It’s tough to find a restomod that isn’t a Porsche these days. The 911 has been around since what seems like the dawn of time and there are over a million of the things kicking around, so it’s no surprise that so many are drawn to a shinier, freshened up take on Ferdinand’s dream. There are people out there that don’t get excited about a refreshed Porsche, though. For example, the UK’s Caton has decided to go back to the Fifties and give the Austin Healey the restomod treatment.
Taking an original Healey 100/4 BN1 as its base, Caton’s engineers haven’t simply slapped on some shiny new bits and called it a day. There’s a new pedal box and a restyled rear so tall people can comfortably fit, the front’s been given a fresh look with new headlights and a shiny new grille. New bumpers sit on either end, the seams have been removed from the whole thing, the boot hinges are gone, and the interior is tastefully updated. The paintwork is a definite highlight, as every part of the process, says Caton, is as bespoke as they come, including the paint. It’s pretty much flawless. A wonderful thing to have, but every (inevitable) stone chip will likely feel like losing a finger. There is no option of a roof either.
The interior refit is particularly interesting. Obviously it’s been covered in very fine, luxurious leather, presumably from cows that repel any form of dirt or pointy things, but it’s remarkably simple. A new instrument cluster sits behind a smallish steering wheel, and there’s a USB slot in a tray mounted on the transmission tunnel. That’s about it. Caton even went so far as to remove the indicator stalk, building blinkers into a rocker switch that sits in the ‘wheel hub. Everything else, including starting the thing, is done with a button.
Of course, the changes aren’t just cosmetic. A fresh chassis addresses the original’s weak points, and a five-speed stick replaces the original’s three speed. The biggest change here is the car’s 3.0-liter four cylinder motor. Caton contracted JME Healeys, one of the best in the business, to give the engine a tune up. While the motor is based on the original block, pretty much everything’s been played with. It has a ported head, steel crank, high compression pistons, twin SU carbs, a delightfully lumpy competition camshaft, and more. The result is 185bhp and 195lb ft, more than double the original car’s grunt. Seeing as it weighs just 2028lbs, that power is more than adequate. JME left the suspension as is, though did change dampers for a smoother ride.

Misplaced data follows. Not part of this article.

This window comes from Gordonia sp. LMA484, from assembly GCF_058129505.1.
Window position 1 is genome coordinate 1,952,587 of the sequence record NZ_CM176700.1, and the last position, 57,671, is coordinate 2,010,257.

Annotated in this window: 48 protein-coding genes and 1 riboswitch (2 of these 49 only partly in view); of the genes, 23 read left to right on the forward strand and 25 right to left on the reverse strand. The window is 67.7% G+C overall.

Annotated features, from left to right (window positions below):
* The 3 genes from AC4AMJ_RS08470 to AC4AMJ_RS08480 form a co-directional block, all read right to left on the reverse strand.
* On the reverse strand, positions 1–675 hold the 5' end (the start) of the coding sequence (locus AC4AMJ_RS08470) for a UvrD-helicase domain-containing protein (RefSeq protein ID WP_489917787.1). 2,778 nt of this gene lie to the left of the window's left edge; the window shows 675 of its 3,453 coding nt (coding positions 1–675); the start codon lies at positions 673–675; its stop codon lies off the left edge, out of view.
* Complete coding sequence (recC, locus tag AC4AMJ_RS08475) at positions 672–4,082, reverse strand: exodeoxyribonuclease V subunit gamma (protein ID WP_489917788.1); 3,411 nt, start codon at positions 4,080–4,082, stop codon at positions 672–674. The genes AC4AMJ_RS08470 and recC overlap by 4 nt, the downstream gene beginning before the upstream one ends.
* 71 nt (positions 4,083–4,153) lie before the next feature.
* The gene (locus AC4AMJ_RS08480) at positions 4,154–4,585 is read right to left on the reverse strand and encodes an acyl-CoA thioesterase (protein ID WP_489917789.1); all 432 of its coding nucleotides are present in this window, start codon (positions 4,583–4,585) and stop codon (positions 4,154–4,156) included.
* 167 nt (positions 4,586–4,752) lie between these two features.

All this sounds promising. The Healey itself is a difficult car to dislike. It has a happy little face and a body that evokes images of tearing through a leafy countryside to have a picnic of cucumber sandwiches and ginger beer. As ever with these things there’s a catch: It is colossally expensive. It’s the thick end of £500,000 in the UK, which, depending on how badly the government is messing the country up, could mean it’ll set US customers back $200,000, $700,000, or any number you care to pick out of your backside.
On start up the 3.0-liter motor bursts into gloriously chunky life. The car shakes from side to side, noise fires itself out of a sidepipe conveniently located next to your ear, and you’re transported to a time when silent start ups were reserved for bicycles only. It’s throaty, and puts a big smile on your face. The new five-speed stick is easy to use, the clutch isn’t heavy, and setting off is a dream. Once you're moving, the gear change is particularly satisfying. There’s a short, chunky shift action, one that feels suitably sporting for a car like this.
It takes a while to build the confidence to push. Its engine may be refreshed, but shooting up the rev range creates such an almighty noise that it feels almost like you’re hurting it. You’re not, as the higher you go the better it feels. Wind rushes over the beautifully sculpted fly screen, mixing with the engine noise, settling you into a warm rush of nostalgia. Seeing as it weighs next to nothing, the turn of pace on offer is really quite something. You’re not treated to an urgent rush, but more a smooth curve of grunt that doesn’t seem to end.
Its brakes are an interesting experience - you have to be committed. If you’re too gentle with the pedal the Caton can get a little wayward, especially on uneven asphalt, but nail ‘em and it’ll stop straight and true. It’s a classic car, expect it to behave like one. The same goes for the steering - there’s a bit of play in the wheel before you feel it doing anything, and it’s pretty light. You get a good idea of what’s going on, but don’t expect Lotus-esque feedback. Hooking it in to a corner with the throttle balanced, and the steering flowing is a truly (if we’re going to use era-appropriate parlance) thrilling experience.
Add all those elements together and you’ve got an engaging, not easy, car to drive. Your wits need to be about you, and you need to know where your feet and hands are at any given moment. It’s impossible to be lazy in the Caton, and that’s a wonderful thing. There are flaws you have to work around, and an engine that makes you want to press on.
We do have to loop back to the money. Caton will only build 25 of these, all by hand, and all to their clients’ spec. This is a car for someone who dreamt of a Healey when they were young, and want the best version they can possibly have. They don’t make ‘em like they used to, but the fact that someone’s made one like this is no bad thing.
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